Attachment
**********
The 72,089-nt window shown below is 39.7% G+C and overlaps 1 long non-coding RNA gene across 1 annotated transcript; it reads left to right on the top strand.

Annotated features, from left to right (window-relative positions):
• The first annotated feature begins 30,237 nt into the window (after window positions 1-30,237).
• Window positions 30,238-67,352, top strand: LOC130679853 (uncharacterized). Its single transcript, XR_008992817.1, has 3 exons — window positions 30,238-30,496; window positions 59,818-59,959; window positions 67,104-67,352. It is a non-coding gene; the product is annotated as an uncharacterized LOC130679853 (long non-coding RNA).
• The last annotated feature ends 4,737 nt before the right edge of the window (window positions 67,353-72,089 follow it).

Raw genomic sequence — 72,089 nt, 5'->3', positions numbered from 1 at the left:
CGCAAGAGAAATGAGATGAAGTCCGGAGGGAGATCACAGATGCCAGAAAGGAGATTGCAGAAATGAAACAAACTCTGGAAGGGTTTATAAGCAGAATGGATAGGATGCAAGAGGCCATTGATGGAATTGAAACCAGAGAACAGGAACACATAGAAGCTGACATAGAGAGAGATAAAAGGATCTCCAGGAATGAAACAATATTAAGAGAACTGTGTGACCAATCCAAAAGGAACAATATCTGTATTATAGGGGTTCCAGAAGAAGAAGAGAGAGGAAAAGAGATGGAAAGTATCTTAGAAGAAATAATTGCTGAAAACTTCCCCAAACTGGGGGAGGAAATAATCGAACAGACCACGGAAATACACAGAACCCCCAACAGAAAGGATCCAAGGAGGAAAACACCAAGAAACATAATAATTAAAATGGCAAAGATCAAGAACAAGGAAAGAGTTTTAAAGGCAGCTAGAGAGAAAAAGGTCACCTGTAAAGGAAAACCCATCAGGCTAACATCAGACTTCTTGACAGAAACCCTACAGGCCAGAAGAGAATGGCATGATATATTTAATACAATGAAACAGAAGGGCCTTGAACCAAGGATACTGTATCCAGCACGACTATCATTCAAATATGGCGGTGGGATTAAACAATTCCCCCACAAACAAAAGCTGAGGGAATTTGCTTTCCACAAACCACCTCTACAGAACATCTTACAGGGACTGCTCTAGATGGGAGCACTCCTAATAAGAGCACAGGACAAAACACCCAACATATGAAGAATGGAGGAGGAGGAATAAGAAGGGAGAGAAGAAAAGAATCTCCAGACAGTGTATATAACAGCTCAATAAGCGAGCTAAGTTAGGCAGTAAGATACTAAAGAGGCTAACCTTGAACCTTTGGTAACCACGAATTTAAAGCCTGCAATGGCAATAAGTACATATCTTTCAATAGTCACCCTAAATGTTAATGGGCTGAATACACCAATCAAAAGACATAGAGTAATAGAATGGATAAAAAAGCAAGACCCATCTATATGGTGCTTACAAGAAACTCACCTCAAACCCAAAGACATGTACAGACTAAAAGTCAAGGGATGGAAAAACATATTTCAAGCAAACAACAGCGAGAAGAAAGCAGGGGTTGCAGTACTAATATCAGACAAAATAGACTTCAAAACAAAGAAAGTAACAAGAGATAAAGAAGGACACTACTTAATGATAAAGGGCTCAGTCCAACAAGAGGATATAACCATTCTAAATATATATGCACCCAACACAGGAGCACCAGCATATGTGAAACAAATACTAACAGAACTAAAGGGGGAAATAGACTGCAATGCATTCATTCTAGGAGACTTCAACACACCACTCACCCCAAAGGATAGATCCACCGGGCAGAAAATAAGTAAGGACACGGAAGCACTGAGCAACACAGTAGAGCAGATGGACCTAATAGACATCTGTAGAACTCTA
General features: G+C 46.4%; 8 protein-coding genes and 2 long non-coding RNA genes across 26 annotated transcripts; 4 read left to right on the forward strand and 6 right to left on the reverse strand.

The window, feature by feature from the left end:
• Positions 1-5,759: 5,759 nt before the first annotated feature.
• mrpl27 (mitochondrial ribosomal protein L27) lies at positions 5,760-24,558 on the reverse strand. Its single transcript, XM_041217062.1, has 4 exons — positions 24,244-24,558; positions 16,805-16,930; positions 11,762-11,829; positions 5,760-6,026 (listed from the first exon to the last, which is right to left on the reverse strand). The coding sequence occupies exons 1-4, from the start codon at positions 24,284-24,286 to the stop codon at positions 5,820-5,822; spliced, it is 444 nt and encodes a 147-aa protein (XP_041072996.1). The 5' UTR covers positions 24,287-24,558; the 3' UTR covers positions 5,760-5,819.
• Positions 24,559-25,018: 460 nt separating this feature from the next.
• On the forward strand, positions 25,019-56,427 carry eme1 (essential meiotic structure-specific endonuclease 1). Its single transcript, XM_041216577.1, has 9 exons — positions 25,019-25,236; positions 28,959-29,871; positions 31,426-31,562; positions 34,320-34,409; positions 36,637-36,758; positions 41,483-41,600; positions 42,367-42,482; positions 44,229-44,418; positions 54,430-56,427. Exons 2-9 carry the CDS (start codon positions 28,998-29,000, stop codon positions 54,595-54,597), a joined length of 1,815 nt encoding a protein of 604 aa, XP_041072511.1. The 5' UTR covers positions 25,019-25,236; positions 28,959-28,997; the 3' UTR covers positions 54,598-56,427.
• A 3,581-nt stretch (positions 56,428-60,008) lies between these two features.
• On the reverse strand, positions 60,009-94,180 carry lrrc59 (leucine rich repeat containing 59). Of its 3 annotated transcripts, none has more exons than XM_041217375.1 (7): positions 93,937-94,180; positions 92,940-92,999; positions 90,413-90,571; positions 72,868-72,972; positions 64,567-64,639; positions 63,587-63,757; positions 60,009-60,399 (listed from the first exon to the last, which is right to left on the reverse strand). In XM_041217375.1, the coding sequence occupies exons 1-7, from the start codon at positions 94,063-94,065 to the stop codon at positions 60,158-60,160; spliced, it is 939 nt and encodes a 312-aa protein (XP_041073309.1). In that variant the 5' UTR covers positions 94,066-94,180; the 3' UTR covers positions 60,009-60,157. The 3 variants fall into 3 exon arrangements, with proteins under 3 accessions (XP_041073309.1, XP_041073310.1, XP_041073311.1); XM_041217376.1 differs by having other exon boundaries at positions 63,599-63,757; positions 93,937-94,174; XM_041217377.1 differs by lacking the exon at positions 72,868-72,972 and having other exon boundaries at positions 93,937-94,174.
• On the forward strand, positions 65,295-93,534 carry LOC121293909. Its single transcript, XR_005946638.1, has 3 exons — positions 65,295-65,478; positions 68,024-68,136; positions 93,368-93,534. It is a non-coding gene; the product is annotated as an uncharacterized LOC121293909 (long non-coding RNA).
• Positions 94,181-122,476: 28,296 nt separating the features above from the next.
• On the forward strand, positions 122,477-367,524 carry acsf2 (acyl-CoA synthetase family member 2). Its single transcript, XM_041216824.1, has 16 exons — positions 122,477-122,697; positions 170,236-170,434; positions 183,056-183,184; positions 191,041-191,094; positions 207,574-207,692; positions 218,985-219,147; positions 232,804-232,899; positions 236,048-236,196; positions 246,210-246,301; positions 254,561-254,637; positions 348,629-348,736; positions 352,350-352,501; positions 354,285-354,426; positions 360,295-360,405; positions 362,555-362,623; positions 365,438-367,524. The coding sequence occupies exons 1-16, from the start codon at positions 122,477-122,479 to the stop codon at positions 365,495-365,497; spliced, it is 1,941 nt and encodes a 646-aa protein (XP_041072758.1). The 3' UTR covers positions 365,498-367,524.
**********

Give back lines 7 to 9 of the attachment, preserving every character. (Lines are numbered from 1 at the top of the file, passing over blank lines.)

CGCAAGAGAAATGAGATGAAGTCCGGAGGGAGATCACAGATGCCAGAAAGGAGATTGCAGAAATGAAACAAACTCTGGAAGGGTTTATAAGCAGAATGGATAGGATGCAAGAGGCCATTGATGGAATTGAAACCAGAGAACAGGAACACATAGAAGCTGACATAGAGAGAGATAAAAGGATCTCCAGGAATGAAACAATATTAAGAGAACTGTGTGACCAATCCAAAAGGAACAATATCTGTATTATAGGGGTTCCAGAAGAAGAAGAGAGAGGAAAAGAGATGGAAAGTATCTTAGAAGAAATAATTGCTGAAAACTTCCCCAAACTGGGGGAGGAAATAATCGAACAGACCACGGAAATACACAGAACCCCCAACAGAAAGGATCCAAGGAGGAAAACACCAAGAAACATAATAATTAAAATGGCAAAGATCAAGAACAAGGAAAGAGTTTTAAAGGCAGCTAGAGAGAAAAAGGTCACCTGTAAAGGAAAACCCATCAGGCTAACATCAGACTTCTTGACAGAAACCCTACAGGCCAGAAGAGAATGGCATGATATATTTAATACAATGAAACAGAAGGGCCTTGAACCAAGGATACTGTATCCAGCACGACTATCATTCAAATATGGCGGTGGGATTAAACAATTCCCCCACAAACAAAAGCTGAGGGAATTTGCTTTCCACAAACCACCTCTACAGAACATCTTACAGGGACTGCTCTAGATGGGAGCACTCCTAATAAGAGCACAGGACAAAACACCCAACATATGAAGAATGGAGGAGGAGGAATAAGAAGGGAGAGAAGAAAAGAATCTCCAGACAGTGTATATAACAGCTCAATAAGCGAGCTAAGTTAGGCAGTAAGATACTAAAGAGGCTAACCTTGAACCTTTGGTAACCACGAATTTAAAGCCTGCAATGGCAATAAGTACATATCTTTCAATAGTCACCCTAAATGTTAATGGGCTGAATACACCAATCAAAAGACATAGAGTAATAGAATGGATAAAAAAGCAAGACCCATCTATATGGTGCTTACAAGAAACTCACCTCAAACCCAAAGACATGTACAGACTAAAAGTCAAGGGATGGAAAAACATATTTCAAGCAAACAACAGCGAGAAGAAAGCAGGGGTTGCAGTACTAATATCAGACAAAATAGACTTCAAAACAAAGAAAGTAACAAGAGATAAAGAAGGACACTACTTAATGATAAAGGGCTCAGTCCAACAAGAGGATATAACCATTCTAAATATATATGCACCCAACACAGGAGCACCAGCATATGTGAAACAAATACTAACAGAACTAAAGGGGGAAATAGACTGCAATGCATTCATTCTAGGAGACTTCAACACACCACTCACCCCAAAGGATAGATCCACCGGGCAGAAAATAAGTAAGGACACGGAAGCACTGAGCAACACAGTAGAGCAGATGGACCTAATAGACATCTGTAGAACTCTA
General features: G+C 46.4%; 8 protein-coding genes and 2 long non-coding RNA genes across 26 annotated transcripts; 4 read left to right on the forward strand and 6 right to left on the reverse strand.

The window, feature by feature from the left end: